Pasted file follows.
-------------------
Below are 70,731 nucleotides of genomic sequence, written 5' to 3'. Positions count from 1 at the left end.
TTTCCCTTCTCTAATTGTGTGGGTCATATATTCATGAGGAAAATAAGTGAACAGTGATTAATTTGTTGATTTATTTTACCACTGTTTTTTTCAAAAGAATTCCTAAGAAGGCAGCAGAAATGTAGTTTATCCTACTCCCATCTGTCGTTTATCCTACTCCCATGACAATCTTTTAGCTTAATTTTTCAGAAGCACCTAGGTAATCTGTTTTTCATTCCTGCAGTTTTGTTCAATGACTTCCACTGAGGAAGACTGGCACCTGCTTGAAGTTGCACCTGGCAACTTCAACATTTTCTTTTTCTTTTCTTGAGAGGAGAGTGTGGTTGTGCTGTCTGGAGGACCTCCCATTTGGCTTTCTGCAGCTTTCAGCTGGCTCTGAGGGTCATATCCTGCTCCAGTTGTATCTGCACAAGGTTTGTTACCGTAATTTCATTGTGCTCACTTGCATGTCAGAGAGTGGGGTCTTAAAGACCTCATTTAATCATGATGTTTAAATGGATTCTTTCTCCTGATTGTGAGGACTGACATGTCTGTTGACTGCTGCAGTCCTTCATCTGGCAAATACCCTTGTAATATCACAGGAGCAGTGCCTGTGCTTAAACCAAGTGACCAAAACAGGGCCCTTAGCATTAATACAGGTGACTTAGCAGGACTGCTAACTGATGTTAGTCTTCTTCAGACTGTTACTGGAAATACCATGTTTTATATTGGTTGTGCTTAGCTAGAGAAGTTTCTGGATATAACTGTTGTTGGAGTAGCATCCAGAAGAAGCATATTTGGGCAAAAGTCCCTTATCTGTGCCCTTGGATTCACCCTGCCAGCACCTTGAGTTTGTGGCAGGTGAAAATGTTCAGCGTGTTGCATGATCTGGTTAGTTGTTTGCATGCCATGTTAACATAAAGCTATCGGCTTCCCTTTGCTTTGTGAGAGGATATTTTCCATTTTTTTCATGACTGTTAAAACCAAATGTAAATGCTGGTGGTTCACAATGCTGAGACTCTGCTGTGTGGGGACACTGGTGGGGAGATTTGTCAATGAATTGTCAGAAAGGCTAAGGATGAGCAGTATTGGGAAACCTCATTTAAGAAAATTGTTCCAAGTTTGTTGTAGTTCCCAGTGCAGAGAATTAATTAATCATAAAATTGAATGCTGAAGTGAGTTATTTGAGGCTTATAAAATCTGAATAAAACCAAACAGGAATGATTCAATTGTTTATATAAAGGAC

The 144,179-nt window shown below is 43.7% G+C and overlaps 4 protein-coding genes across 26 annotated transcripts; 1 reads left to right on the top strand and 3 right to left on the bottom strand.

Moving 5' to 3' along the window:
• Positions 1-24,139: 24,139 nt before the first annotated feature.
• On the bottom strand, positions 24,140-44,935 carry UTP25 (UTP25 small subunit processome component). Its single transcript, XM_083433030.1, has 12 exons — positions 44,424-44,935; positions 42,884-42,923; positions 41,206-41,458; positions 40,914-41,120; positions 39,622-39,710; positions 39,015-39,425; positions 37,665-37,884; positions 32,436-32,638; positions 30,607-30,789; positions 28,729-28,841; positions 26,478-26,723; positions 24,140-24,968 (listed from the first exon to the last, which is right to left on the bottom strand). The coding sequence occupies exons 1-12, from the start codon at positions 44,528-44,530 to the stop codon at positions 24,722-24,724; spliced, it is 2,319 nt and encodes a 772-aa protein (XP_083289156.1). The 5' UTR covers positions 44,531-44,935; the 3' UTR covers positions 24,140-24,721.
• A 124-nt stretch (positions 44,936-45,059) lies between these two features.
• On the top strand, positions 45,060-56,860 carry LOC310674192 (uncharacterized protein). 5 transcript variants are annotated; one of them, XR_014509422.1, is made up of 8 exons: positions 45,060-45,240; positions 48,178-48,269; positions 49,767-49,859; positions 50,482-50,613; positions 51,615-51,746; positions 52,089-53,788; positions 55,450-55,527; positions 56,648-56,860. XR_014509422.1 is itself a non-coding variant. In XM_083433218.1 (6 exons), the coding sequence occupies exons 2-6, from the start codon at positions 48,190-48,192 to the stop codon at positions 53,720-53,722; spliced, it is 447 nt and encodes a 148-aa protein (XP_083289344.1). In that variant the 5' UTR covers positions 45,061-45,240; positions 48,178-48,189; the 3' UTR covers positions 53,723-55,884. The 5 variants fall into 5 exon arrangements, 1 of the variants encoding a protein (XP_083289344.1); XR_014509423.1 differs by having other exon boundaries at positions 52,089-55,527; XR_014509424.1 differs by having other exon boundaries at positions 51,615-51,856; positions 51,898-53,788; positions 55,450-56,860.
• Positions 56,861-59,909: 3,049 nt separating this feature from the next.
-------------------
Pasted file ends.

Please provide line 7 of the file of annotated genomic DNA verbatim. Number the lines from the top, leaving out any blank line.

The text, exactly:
• A 124-nt stretch (positions 44,936-45,059) lies between these two features.